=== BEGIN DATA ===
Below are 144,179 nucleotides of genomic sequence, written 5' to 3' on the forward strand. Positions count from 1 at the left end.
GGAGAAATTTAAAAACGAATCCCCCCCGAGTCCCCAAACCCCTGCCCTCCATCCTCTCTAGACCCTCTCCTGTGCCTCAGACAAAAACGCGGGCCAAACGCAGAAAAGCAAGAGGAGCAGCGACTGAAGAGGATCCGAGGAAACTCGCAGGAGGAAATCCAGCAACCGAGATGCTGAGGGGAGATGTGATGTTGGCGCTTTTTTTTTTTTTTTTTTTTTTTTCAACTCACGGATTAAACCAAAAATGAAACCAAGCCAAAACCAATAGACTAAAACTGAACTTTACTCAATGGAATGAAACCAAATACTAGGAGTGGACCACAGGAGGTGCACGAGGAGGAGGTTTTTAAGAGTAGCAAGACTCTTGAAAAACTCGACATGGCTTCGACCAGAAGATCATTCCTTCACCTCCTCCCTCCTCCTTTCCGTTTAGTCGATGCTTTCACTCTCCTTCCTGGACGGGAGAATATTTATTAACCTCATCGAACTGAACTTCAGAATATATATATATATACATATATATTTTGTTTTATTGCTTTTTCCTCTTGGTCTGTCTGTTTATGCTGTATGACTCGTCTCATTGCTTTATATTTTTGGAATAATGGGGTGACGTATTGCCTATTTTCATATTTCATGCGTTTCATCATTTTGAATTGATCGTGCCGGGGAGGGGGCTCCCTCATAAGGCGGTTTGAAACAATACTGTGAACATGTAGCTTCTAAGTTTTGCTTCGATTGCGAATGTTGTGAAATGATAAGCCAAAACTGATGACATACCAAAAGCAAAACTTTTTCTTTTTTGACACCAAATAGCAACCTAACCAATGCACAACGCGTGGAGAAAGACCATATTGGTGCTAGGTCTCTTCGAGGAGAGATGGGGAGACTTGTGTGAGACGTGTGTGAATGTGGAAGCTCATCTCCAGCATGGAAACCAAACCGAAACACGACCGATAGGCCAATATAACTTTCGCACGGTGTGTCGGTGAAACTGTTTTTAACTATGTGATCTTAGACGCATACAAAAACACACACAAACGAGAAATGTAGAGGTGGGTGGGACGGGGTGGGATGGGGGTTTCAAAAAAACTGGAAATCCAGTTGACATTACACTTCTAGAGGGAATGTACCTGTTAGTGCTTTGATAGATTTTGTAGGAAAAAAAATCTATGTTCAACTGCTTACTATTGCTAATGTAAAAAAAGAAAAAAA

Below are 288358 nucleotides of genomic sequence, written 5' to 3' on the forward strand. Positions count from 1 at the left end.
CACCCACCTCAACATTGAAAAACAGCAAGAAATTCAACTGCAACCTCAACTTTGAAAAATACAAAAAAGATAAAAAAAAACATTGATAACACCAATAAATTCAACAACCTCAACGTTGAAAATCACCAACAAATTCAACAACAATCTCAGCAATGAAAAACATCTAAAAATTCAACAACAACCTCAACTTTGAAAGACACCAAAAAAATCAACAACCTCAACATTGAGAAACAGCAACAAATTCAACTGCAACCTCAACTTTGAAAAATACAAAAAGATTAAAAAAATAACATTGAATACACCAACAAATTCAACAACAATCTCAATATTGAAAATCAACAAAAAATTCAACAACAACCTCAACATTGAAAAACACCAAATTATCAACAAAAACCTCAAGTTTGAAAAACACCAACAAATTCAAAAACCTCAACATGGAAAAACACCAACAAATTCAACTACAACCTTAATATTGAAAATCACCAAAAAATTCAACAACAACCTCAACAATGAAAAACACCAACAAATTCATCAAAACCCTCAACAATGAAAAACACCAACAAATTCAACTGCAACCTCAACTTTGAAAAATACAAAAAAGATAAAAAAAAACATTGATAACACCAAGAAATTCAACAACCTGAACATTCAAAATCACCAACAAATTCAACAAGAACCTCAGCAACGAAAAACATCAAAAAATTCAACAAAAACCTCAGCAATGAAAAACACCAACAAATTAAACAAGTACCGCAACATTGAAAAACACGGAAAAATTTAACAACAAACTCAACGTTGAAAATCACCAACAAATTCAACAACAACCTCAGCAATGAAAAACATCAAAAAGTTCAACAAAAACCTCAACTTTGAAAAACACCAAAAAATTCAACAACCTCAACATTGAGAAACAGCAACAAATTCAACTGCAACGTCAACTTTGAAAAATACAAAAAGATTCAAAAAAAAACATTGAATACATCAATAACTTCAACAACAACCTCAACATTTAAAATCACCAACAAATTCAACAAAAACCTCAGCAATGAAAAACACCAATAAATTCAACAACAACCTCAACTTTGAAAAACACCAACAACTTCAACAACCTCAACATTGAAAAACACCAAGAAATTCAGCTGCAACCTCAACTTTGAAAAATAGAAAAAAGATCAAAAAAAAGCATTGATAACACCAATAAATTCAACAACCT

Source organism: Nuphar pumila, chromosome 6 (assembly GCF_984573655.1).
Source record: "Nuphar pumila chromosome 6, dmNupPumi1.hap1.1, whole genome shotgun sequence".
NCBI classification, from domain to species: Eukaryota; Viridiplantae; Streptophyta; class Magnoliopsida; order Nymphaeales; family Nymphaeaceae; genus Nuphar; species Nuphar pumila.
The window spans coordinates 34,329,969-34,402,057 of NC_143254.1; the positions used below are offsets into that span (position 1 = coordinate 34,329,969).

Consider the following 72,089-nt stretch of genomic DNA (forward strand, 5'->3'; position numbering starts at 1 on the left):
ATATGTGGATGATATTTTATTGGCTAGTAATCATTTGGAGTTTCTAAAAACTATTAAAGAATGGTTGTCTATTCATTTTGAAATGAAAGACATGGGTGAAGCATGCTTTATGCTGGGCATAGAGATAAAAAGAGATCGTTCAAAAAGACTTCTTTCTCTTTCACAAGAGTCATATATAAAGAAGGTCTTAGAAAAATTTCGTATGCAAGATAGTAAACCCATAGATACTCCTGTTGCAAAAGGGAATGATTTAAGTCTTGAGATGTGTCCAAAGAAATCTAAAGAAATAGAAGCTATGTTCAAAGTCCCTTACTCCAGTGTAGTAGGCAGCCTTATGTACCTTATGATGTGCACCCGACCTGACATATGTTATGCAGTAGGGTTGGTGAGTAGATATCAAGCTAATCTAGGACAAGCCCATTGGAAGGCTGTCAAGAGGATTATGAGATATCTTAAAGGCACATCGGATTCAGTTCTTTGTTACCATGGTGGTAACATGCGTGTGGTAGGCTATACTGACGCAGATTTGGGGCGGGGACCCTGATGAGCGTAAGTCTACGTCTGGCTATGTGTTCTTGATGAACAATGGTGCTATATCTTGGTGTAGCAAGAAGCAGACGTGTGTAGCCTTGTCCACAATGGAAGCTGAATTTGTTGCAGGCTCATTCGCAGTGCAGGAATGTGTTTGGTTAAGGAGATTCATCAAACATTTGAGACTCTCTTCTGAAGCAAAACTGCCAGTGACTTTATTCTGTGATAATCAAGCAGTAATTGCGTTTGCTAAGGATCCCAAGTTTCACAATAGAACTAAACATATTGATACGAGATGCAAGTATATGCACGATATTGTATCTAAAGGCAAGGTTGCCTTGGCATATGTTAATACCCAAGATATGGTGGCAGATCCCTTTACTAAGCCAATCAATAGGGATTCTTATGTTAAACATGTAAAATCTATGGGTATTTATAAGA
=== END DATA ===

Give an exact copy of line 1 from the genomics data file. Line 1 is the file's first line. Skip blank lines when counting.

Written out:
Below are 144,179 nucleotides of genomic sequence, written 5' to 3' on the forward strand. Positions count from 1 at the left end.